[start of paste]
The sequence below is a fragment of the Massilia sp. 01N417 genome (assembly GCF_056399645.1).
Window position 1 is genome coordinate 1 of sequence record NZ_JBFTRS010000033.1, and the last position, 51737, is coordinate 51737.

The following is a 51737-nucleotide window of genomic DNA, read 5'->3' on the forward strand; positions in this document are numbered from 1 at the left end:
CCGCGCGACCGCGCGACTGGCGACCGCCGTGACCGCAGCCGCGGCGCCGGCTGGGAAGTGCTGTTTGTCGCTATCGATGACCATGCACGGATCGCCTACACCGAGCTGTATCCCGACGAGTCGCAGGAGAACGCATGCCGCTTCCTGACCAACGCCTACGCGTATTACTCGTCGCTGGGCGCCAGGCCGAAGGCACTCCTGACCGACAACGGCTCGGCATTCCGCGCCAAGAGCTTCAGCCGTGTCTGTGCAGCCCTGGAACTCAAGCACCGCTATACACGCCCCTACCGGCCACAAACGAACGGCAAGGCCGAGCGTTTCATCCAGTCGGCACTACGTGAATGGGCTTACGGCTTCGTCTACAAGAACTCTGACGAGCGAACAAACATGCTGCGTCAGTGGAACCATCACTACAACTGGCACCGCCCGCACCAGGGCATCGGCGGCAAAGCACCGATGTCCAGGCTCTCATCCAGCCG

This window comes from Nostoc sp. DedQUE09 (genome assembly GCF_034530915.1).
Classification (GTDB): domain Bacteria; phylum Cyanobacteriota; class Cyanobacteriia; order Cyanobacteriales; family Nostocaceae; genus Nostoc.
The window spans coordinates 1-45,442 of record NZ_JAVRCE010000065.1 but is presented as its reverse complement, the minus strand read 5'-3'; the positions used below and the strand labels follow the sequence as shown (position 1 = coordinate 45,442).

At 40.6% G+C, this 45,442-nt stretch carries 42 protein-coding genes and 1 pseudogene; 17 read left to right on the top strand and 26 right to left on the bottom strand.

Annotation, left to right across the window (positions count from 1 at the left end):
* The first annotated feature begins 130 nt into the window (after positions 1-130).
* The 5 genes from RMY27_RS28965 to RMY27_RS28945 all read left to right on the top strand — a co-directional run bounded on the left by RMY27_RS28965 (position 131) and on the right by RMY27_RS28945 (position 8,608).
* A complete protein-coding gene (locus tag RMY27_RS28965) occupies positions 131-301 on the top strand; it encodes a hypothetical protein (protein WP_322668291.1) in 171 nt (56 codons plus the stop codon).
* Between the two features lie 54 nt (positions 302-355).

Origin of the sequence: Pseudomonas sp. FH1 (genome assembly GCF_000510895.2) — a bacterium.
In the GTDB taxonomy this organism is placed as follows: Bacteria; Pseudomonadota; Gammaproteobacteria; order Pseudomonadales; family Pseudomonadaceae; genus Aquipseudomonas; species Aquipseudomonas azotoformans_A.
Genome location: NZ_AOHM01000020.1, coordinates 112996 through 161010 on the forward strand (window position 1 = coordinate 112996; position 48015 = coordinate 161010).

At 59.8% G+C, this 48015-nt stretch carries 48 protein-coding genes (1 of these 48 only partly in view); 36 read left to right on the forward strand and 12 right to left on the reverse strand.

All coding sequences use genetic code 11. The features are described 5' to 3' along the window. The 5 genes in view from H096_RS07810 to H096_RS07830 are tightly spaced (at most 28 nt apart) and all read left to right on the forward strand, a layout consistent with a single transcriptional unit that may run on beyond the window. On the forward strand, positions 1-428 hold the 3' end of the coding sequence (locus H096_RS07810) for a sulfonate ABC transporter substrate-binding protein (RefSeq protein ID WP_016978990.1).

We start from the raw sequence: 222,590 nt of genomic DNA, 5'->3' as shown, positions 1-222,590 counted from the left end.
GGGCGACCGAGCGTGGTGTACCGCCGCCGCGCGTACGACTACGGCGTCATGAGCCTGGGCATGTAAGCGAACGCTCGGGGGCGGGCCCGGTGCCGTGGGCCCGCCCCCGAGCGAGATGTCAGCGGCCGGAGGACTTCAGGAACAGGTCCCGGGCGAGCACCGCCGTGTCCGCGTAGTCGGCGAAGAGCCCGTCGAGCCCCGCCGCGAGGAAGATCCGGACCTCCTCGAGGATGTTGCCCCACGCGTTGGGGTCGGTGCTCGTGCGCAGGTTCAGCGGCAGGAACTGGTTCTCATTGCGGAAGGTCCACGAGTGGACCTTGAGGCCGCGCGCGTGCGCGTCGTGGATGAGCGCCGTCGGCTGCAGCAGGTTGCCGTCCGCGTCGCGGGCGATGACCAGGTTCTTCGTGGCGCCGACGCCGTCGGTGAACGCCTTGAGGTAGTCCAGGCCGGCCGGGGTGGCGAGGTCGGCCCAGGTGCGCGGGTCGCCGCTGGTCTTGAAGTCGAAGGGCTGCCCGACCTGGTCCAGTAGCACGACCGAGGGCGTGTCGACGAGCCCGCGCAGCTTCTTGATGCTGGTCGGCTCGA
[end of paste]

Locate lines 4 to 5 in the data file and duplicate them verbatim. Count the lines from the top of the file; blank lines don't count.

CCGCGCGACCGCGCGACTGGCGACCGCCGTGACCGCAGCCGCGGCGCCGGCTGGGAAGTGCTGTTTGTCGCTATCGATGACCATGCACGGATCGCCTACACCGAGCTGTATCCCGACGAGTCGCAGGAGAACGCATGCCGCTTCCTGACCAACGCCTACGCGTATTACTCGTCGCTGGGCGCCAGGCCGAAGGCACTCCTGACCGACAACGGCTCGGCATTCCGCGCCAAGAGCTTCAGCCGTGTCTGTGCAGCCCTGGAACTCAAGCACCGCTATACACGCCCCTACCGGCCACAAACGAACGGCAAGGCCGAGCGTTTCATCCAGTCGGCACTACGTGAATGGGCTTACGGCTTCGTCTACAAGAACTCTGACGAGCGAACAAACATGCTGCGTCAGTGGAACCATCACTACAACTGGCACCGCCCGCACCAGGGCATCGGCGGCAAAGCACCGATGTCCAGGCTCTCATCCAGCCG

This window comes from Nostoc sp. DedQUE09 (genome assembly GCF_034530915.1).